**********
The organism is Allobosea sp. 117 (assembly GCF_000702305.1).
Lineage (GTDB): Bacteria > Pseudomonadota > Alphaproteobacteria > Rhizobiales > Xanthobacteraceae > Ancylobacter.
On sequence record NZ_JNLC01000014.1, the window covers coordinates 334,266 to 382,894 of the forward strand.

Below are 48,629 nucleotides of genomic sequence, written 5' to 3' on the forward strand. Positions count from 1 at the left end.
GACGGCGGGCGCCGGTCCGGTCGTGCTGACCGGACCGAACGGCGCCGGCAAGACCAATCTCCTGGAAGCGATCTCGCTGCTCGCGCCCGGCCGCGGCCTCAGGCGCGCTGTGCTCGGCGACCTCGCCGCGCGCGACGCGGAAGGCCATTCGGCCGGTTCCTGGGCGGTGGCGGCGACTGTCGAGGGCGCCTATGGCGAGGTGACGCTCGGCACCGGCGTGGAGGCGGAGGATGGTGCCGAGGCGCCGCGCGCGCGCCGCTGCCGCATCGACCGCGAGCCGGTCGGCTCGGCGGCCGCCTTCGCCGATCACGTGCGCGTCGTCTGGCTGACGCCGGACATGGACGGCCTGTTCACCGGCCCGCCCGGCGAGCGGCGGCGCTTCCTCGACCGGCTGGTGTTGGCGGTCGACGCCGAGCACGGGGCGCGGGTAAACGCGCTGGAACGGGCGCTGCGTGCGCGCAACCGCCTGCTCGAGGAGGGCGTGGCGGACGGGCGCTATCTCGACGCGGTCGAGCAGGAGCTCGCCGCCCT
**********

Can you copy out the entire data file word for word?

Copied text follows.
The organism is Allobosea sp. 117 (assembly GCF_000702305.1).
Lineage (GTDB): Bacteria > Pseudomonadota > Alphaproteobacteria > Rhizobiales > Xanthobacteraceae > Ancylobacter.
On sequence record NZ_JNLC01000014.1, the window covers coordinates 334,266 to 382,894 of the forward strand.

Below are 48,629 nucleotides of genomic sequence, written 5' to 3' on the forward strand. Positions count from 1 at the left end.
GACGGCGGGCGCCGGTCCGGTCGTGCTGACCGGACCGAACGGCGCCGGCAAGACCAATCTCCTGGAAGCGATCTCGCTGCTCGCGCCCGGCCGCGGCCTCAGGCGCGCTGTGCTCGGCGACCTCGCCGCGCGCGACGCGGAAGGCCATTCGGCCGGTTCCTGGGCGGTGGCGGCGACTGTCGAGGGCGCCTATGGCGAGGTGACGCTCGGCACCGGCGTGGAGGCGGAGGATGGTGCCGAGGCGCCGCGCGCGCGCCGCTGCCGCATCGACCGCGAGCCGGTCGGCTCGGCGGCCGCCTTCGCCGATCACGTGCGCGTCGTCTGGCTGACGCCGGACATGGACGGCCTGTTCACCGGCCCGCCCGGCGAGCGGCGGCGCTTCCTCGACCGGCTGGTGTTGGCGGTCGACGCCGAGCACGGGGCGCGGGTAAACGCGCTGGAACGGGCGCTGCGTGCGCGCAACCGCCTGCTCGAGGAGGGCGTGGCGGACGGGCGCTATCTCGACGCGGTCGAGCAGGAGCTCGCCGCCCT